Culinary and Other UsesIn addition to its medicinal uses, hyssop is found as an ingredient in various perfumes and in the popular liqueur Chartreuse and even in absinthe. Gardeners love it because it has a long flowering season and attracts hummingbirds, bees and butterflies. For me, though I trust its usefulness in treating respiratory problems, menstrual cramps, bruises, and more, I love it simply for its aromatics. It is an almost joyous flavor treat for me. The slightly bitter, minty-licorice flavor of hyssop is a welcome and unusual addition in small amounts to salads and to desserts either in leaf or flower form, fresh or dried. I have made infusions, added it fresh or dried to shortbread cookies, pound cake, and chocolate cookies. My husband’s friend John Peterson, whose story was featured in the award-winning documentary The Real Dirt on Farmer John by another friend, filmmaker Taggart Seigel, says in his wonderful cookbook Farmer John’s Cookbook: The Real Dirt on Vegetables that anise hyssop is a perfect partner for carrots, melons, and parsnips. He gives specific recipes for Anise Hyssop Tabbouleh, Anise Hyssop Tea Bread with Lemon and Walnuts, and best of all for Chocolate and Anise Hyssop Butter Cookies, where he says the herb shines as “a brilliant addition to chocolate.” I couldn't agree more. Here is what I came up with in my own kitchen based on a recipe from my mother’s recipe file (source unknown, of course). I simply added a handful of chopped fresh leaves and flower tops to her basic chocolate sour cream pound cake batter and a bit to the glaze.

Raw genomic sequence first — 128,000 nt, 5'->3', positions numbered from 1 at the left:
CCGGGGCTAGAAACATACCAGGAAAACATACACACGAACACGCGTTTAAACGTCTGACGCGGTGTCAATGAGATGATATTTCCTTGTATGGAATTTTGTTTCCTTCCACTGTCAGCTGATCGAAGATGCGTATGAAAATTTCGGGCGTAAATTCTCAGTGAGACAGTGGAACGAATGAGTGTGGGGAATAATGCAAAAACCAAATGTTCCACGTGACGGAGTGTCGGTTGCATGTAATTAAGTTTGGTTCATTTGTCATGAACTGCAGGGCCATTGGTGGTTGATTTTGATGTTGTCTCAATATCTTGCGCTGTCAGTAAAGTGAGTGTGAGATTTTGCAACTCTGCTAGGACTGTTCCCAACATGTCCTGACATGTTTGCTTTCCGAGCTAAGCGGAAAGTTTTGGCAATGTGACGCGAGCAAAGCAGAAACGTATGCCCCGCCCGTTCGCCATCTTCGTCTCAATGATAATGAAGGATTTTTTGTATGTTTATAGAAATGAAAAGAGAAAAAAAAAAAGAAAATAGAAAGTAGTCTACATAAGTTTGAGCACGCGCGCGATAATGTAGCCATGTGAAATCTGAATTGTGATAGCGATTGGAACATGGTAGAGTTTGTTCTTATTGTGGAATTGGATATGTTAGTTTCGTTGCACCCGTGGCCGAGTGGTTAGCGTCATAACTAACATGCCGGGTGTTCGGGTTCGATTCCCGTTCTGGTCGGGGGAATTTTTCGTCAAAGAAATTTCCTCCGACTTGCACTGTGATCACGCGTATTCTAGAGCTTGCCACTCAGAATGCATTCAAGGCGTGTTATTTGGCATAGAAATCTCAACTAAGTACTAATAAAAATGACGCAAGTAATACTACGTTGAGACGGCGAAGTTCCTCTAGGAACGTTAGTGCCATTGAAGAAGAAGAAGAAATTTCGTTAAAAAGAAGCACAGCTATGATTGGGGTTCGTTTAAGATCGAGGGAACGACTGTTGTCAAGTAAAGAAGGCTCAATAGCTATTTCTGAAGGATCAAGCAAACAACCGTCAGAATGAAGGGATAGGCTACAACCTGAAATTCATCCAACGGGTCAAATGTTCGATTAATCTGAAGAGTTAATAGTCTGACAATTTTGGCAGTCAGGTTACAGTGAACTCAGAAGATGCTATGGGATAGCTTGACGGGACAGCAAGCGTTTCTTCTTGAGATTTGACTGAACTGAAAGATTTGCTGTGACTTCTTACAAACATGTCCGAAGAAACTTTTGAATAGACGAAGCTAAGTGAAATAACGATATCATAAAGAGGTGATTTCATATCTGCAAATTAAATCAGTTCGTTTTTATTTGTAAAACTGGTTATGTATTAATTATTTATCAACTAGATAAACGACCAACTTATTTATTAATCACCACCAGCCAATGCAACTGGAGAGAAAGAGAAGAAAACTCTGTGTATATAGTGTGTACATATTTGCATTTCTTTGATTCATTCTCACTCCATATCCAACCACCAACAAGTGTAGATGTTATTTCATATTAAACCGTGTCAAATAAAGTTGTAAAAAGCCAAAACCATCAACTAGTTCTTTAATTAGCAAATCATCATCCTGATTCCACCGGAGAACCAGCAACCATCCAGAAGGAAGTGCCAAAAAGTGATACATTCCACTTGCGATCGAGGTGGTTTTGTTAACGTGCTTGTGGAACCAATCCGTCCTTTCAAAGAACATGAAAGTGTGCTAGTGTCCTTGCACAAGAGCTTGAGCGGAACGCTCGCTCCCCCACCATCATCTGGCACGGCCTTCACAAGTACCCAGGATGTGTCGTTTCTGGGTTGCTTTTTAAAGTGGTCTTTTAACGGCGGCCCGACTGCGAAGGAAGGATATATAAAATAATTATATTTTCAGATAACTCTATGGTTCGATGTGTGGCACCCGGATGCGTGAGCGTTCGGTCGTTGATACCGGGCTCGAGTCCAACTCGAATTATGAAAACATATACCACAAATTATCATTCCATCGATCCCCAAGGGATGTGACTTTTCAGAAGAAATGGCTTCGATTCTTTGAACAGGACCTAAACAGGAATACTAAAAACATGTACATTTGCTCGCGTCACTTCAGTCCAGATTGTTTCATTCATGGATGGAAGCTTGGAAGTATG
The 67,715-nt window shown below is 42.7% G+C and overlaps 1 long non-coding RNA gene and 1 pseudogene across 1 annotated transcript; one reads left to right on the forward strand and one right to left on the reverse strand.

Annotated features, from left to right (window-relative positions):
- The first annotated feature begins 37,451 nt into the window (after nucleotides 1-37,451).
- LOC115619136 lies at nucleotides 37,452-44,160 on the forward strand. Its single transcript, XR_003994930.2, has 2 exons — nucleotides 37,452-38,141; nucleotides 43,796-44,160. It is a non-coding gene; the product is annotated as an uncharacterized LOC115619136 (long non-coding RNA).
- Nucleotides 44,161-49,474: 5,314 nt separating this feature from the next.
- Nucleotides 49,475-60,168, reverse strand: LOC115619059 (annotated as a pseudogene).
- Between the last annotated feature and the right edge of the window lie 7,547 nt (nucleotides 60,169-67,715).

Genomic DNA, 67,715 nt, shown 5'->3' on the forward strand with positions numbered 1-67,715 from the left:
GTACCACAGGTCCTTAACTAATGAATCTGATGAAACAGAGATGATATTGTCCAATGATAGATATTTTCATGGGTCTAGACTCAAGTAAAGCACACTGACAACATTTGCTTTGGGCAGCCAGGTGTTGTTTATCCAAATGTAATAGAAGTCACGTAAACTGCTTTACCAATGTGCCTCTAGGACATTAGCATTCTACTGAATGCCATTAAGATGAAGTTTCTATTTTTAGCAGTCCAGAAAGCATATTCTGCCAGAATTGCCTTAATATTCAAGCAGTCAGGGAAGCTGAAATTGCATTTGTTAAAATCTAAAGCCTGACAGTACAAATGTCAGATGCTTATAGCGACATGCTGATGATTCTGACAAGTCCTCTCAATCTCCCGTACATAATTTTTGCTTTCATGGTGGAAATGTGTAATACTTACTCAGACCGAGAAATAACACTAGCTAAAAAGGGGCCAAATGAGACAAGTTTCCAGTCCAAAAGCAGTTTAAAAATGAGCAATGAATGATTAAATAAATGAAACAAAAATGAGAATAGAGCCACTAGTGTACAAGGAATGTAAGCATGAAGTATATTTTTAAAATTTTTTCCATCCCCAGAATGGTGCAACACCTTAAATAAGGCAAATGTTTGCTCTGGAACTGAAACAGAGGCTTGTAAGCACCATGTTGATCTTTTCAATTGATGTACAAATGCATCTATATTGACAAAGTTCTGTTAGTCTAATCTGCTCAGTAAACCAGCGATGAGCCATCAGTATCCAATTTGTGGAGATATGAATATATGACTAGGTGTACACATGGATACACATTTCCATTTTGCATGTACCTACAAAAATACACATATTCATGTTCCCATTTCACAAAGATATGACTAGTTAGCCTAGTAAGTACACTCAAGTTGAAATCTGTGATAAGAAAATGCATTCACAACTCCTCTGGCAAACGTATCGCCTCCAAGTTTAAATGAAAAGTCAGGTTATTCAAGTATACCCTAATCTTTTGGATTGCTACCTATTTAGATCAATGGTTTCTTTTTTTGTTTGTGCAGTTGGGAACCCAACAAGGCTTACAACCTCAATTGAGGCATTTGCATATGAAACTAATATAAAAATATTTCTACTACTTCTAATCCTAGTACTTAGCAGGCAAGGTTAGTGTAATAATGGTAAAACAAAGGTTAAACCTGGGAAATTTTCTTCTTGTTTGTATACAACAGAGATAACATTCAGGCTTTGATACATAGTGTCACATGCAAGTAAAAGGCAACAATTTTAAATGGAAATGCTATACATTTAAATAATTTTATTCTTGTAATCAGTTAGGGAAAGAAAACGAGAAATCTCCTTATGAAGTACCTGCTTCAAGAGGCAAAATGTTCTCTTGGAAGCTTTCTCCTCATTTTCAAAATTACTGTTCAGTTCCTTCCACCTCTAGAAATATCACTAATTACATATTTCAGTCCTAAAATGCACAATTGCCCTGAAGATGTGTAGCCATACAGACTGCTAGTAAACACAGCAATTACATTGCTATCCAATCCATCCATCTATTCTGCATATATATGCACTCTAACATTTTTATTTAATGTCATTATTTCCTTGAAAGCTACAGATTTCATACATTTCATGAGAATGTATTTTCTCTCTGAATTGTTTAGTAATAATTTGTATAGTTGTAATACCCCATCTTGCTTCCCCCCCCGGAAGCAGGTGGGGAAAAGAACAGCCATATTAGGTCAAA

Chocolate Sour Cream Pound Cake with Anise Hyssop and Anise Hyssop Glaze
(Recipe by Victoria Challancin)
1 cup butter, at room temperature
3 cups sugar
6 large eggs
2 1/2 cups all-purpose flour
1/4 cup hyssop leaves and/or flowers, ground in
a food processor
1/2 cup cocoa
1/2 teaspoon baking soda
1/2 teaspoon salt
1 cup sour cream
2 teaspoons vanilla extract
3/4 teaspoon almond extract
For the glaze:
1/4 cup milk
1 tablespoon dried or fresh hyssop flowers
1 1/2 cups confectioner’s sugar
Preheat the oven to 325F. Grease a Bundt pan and set aside.
In a large bowl beat the butter until creamy. Add the sugar, one cup at a time, and beat until incorporated. Add the eggs one at a time, beating for at least one minute after each addition. Add the extracts and beat until incorporated. In a separate bowl, mix the flour, ground hyssop, cocoa, baking soda, and salt. Alternately add the dry mixture and the sour cream, mixing well. Pour batter into prepared pan. Bake for one hour and 15 minutes, or until cake tests clean with a toothpick. Turn off oven and lave cake in oven for 5 minutes before removing. Cook on a wire rack for about 10 minutes before removing from pan.
To prepare the glaze: Place the milk and hyssop flowers in a blender. Purée and place in a small pot over low heat. Heat until the milk begins to simmer. Remove from heat, allow to steep for 10 minutes, and strain into a small bowl. Add the confectioner’s sugar and mix with a whisk until smooth, adding more sugar or a couple drops of milk as needed to reach the right consistency. Drizzle over cake while still slightly warm.